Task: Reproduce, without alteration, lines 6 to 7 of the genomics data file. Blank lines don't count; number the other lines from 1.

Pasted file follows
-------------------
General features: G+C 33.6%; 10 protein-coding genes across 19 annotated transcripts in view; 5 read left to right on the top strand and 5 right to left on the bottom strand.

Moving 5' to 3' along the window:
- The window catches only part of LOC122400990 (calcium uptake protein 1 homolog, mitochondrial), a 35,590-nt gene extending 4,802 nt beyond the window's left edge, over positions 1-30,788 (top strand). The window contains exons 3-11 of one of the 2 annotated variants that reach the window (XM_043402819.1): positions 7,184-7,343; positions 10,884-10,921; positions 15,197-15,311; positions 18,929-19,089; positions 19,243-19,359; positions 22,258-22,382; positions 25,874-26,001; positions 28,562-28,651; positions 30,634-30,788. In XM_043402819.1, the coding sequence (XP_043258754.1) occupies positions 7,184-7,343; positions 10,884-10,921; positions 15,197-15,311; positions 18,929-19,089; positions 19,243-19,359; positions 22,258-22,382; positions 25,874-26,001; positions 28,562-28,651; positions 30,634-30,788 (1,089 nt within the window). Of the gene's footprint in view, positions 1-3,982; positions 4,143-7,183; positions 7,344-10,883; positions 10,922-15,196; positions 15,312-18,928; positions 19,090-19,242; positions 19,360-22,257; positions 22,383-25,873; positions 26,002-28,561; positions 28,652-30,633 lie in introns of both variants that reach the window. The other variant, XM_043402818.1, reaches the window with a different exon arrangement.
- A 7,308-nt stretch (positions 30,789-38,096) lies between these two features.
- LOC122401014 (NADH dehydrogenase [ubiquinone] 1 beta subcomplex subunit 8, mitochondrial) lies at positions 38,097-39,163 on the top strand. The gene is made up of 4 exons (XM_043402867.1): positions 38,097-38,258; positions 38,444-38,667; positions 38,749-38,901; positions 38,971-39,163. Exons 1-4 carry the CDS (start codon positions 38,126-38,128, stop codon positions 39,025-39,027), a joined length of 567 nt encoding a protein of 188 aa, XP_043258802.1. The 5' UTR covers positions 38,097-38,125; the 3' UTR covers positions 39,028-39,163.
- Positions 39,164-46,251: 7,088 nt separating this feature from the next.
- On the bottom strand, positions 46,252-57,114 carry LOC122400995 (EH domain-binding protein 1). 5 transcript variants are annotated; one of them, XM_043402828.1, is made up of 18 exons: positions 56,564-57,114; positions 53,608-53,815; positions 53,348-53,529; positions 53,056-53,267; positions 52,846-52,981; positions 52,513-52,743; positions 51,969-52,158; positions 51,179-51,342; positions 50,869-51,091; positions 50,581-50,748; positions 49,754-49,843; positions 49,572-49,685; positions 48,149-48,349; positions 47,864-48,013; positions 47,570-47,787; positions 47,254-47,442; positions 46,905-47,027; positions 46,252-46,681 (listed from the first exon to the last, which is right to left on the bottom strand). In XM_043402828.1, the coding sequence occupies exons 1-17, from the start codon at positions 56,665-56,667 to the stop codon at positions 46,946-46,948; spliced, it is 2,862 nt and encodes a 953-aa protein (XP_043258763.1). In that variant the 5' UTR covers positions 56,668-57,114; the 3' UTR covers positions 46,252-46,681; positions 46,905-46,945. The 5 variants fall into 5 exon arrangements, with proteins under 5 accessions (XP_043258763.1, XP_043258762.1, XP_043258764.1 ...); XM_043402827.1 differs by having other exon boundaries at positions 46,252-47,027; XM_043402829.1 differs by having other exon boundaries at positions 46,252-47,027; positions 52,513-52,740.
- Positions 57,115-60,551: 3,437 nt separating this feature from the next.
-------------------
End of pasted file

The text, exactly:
- Positions 39,164-46,251: 7,088 nt separating this feature from the next.
- On the bottom strand, positions 46,252-57,114 carry LOC122400995 (EH domain-binding protein 1). 5 transcript variants are annotated; one of them, XM_043402828.1, is made up of 18 exons: positions 56,564-57,114; positions 53,608-53,815; positions 53,348-53,529; positions 53,056-53,267; positions 52,846-52,981; positions 52,513-52,743; positions 51,969-52,158; positions 51,179-51,342; positions 50,869-51,091; positions 50,581-50,748; positions 49,754-49,843; positions 49,572-49,685; positions 48,149-48,349; positions 47,864-48,013; positions 47,570-47,787; positions 47,254-47,442; positions 46,905-47,027; positions 46,252-46,681 (listed from the first exon to the last, which is right to left on the bottom strand). In XM_043402828.1, the coding sequence occupies exons 1-17, from the start codon at positions 56,665-56,667 to the stop codon at positions 46,946-46,948; spliced, it is 2,862 nt and encodes a 953-aa protein (XP_043258763.1). In that variant the 5' UTR covers positions 56,668-57,114; the 3' UTR covers positions 46,252-46,681; positions 46,905-46,945. The 5 variants fall into 5 exon arrangements, with proteins under 5 accessions (XP_043258763.1, XP_043258762.1, XP_043258764.1 ...); XM_043402827.1 differs by having other exon boundaries at positions 46,252-47,027; XM_043402829.1 differs by having other exon boundaries at positions 46,252-47,027; positions 52,513-52,740.